|Average Downlink Throughput (Mbps) - Chariot||Average Uplink Throughput (Mbps) - Chariot||Downlink TCP Throughput of 1MB (Mbps)||Uplink TCP Throughput of 1MB (Mbps)||UDP Streaming (kbps)||Time to transfer 1GB Zip file|
|137.945||107.610||91.954||86.022||997.045 (0.0% loss)||45s|
|2m with WPA2 - AES|
|135.341||105.637||81.633||80.808||995.456 (0.0% loss)||38s|
|112.699||96.386||82.474||72.072||998.786 (0.0% loss)||N.A.|
|120.410||88.883||84.633||60.150||1,077.14 (0.0% loss)||N.A.|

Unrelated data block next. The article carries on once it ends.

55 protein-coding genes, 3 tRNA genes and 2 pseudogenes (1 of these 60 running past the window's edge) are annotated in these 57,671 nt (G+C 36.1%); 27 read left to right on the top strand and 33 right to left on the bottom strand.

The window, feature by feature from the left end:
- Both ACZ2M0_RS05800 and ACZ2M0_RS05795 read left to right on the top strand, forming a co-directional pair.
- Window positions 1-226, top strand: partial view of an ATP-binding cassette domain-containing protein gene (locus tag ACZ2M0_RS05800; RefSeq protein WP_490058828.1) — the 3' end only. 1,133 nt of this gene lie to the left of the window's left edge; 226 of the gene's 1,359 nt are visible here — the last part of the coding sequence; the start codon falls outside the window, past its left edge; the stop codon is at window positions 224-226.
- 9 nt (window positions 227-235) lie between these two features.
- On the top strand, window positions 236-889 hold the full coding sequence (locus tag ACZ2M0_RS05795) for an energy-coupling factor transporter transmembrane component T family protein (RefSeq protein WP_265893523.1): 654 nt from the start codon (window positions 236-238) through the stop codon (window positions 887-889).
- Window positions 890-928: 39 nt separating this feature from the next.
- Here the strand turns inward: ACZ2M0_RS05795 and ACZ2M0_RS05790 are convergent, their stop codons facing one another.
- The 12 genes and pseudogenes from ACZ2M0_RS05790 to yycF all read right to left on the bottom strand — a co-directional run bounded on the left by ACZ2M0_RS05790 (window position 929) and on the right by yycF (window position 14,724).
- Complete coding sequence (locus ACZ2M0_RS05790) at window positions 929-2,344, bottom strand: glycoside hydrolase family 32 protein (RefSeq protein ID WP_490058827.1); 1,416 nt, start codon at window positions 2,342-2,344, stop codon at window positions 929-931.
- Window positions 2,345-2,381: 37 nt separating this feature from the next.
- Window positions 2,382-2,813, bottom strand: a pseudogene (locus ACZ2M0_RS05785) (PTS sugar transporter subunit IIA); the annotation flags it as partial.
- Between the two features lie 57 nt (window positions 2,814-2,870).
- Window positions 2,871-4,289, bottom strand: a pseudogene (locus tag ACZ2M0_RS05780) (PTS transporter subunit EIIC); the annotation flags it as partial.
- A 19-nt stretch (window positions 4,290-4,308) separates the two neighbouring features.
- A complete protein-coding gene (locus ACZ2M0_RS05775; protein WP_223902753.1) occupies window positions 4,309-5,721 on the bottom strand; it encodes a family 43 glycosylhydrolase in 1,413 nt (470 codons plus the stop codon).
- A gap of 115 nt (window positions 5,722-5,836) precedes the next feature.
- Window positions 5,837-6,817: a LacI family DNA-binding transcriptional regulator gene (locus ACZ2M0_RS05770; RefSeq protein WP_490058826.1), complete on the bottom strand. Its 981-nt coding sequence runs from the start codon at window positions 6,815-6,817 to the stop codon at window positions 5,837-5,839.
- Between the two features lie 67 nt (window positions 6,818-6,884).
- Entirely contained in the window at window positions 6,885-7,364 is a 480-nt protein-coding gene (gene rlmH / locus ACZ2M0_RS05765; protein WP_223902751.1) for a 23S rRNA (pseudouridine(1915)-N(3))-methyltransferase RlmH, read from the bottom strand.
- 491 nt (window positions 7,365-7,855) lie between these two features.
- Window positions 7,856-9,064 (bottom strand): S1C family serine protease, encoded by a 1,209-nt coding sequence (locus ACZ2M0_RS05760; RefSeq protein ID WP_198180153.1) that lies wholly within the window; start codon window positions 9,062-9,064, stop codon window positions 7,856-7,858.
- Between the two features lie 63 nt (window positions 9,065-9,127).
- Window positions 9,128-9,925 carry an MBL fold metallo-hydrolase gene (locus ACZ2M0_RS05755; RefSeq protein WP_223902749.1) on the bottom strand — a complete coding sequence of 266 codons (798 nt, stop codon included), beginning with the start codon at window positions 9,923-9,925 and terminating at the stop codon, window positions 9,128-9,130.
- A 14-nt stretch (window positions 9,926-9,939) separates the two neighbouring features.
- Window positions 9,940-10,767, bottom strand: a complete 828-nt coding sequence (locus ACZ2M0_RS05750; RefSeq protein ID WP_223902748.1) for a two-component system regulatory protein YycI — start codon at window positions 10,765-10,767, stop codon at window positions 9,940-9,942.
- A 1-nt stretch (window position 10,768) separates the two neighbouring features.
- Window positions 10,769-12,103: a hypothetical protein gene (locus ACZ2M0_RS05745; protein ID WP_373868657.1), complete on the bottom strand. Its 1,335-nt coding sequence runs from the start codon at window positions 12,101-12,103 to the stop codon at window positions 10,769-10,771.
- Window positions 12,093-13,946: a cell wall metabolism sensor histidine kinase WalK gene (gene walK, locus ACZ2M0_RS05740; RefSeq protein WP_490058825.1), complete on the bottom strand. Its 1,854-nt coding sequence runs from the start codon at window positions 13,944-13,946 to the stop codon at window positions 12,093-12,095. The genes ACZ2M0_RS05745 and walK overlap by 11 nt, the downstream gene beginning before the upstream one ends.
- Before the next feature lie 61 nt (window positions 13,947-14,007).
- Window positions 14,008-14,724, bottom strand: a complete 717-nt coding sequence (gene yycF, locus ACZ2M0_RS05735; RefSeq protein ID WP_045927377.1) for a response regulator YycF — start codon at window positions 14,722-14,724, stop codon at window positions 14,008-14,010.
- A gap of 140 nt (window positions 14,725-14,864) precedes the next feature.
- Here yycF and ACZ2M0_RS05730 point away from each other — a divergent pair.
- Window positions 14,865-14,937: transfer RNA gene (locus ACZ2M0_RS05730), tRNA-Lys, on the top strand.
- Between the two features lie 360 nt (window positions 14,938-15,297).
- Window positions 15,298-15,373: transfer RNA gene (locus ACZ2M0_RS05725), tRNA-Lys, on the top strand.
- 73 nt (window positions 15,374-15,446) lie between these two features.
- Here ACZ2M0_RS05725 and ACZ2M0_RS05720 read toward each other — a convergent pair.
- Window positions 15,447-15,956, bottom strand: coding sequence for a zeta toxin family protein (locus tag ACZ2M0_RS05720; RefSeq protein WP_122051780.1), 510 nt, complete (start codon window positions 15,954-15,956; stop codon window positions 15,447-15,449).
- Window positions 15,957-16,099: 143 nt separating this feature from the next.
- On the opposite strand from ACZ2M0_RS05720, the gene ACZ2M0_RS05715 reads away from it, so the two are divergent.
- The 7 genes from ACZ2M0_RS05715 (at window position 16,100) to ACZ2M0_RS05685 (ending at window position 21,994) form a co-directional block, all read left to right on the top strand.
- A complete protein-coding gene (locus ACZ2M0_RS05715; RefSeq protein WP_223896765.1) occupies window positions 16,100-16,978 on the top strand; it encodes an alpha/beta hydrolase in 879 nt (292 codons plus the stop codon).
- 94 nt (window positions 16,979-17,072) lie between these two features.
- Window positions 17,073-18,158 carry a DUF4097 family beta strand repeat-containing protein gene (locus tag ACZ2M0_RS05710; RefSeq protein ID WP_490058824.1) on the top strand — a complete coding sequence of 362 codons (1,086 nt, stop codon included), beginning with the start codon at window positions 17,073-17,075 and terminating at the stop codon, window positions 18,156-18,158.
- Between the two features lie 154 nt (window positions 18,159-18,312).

Although D-Link did fairly well on the 5GHz band, its 802.11ac performance failed to match up to ASUS which blazed its way across the tested distances between 2 to 25 meters. The DIR-865L netted a peak average throughput of 138Mbps at close range, with a similar result of 135.341Mbps with WPA2-AES applied. Its downlink speed dipped slightly to 112.699Mbps when the range is extended to 10 meters, and 120.41Mbps at 25 meters. That's not too shoddy, considering it outdid Netgear's R6300 contender at every checkpoint. However, the DIR-865L pales in comparison to the unforgiving ASUS RT-AC66U, which maintained a steady throughput of 162Mbps (give or take) for all ranges. Transfer time for a 1GB file took 38 seconds, versus ASUS' timing of 32 seconds. Sadly, D-Link's average uplink figures were less impressive compared to its downlink results. It peaked at 108Mbps at 2 meters, with a final data rate of 89Mbps at 25 meters. If we had to nitpick, these numbers are closer to that of an 802.11n router rather than that of a souped-up AC alternative. It's also interesting to note that all three models are equipped with Broadcom wireless chipsets, which suggests ASUS' deployment of external antennas might have something to do with its noteworthy 802.11ac performances.